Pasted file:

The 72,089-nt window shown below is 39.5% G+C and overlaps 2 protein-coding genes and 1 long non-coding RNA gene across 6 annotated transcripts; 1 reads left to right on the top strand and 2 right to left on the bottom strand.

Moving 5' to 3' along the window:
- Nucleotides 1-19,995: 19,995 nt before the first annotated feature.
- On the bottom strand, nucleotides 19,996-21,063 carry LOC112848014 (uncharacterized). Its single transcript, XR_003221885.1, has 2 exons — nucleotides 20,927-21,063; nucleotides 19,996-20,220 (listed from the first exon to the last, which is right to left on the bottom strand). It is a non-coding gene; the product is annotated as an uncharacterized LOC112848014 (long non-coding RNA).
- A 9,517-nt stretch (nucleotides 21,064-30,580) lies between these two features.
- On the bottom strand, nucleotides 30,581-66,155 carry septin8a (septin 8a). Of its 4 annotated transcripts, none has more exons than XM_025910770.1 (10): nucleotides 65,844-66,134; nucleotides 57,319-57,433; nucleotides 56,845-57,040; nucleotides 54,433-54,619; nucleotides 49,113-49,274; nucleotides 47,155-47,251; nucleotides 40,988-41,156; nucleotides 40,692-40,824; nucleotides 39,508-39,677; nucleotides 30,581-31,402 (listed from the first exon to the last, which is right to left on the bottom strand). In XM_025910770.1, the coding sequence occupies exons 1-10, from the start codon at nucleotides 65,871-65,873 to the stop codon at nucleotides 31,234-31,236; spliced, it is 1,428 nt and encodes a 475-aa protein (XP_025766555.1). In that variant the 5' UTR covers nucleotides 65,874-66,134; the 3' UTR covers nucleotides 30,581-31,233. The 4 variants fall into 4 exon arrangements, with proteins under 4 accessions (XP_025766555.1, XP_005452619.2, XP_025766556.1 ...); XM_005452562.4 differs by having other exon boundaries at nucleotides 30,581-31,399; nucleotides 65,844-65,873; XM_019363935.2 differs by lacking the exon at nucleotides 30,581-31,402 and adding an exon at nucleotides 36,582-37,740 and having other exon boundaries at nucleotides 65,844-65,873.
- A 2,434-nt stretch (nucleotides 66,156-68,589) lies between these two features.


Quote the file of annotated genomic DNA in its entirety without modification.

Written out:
The 72,089-nt window shown below is 39.5% G+C and overlaps 2 protein-coding genes and 1 long non-coding RNA gene across 6 annotated transcripts; 1 reads left to right on the top strand and 2 right to left on the bottom strand.

Moving 5' to 3' along the window:
- Nucleotides 1-19,995: 19,995 nt before the first annotated feature.
- On the bottom strand, nucleotides 19,996-21,063 carry LOC112848014 (uncharacterized). Its single transcript, XR_003221885.1, has 2 exons — nucleotides 20,927-21,063; nucleotides 19,996-20,220 (listed from the first exon to the last, which is right to left on the bottom strand). It is a non-coding gene; the product is annotated as an uncharacterized LOC112848014 (long non-coding RNA).
- A 9,517-nt stretch (nucleotides 21,064-30,580) lies between these two features.
- On the bottom strand, nucleotides 30,581-66,155 carry septin8a (septin 8a). Of its 4 annotated transcripts, none has more exons than XM_025910770.1 (10): nucleotides 65,844-66,134; nucleotides 57,319-57,433; nucleotides 56,845-57,040; nucleotides 54,433-54,619; nucleotides 49,113-49,274; nucleotides 47,155-47,251; nucleotides 40,988-41,156; nucleotides 40,692-40,824; nucleotides 39,508-39,677; nucleotides 30,581-31,402 (listed from the first exon to the last, which is right to left on the bottom strand). In XM_025910770.1, the coding sequence occupies exons 1-10, from the start codon at nucleotides 65,871-65,873 to the stop codon at nucleotides 31,234-31,236; spliced, it is 1,428 nt and encodes a 475-aa protein (XP_025766555.1). In that variant the 5' UTR covers nucleotides 65,874-66,134; the 3' UTR covers nucleotides 30,581-31,233. The 4 variants fall into 4 exon arrangements, with proteins under 4 accessions (XP_025766555.1, XP_005452619.2, XP_025766556.1 ...); XM_005452562.4 differs by having other exon boundaries at nucleotides 30,581-31,399; nucleotides 65,844-65,873; XM_019363935.2 differs by lacking the exon at nucleotides 30,581-31,402 and adding an exon at nucleotides 36,582-37,740 and having other exon boundaries at nucleotides 65,844-65,873.
- A 2,434-nt stretch (nucleotides 66,156-68,589) lies between these two features.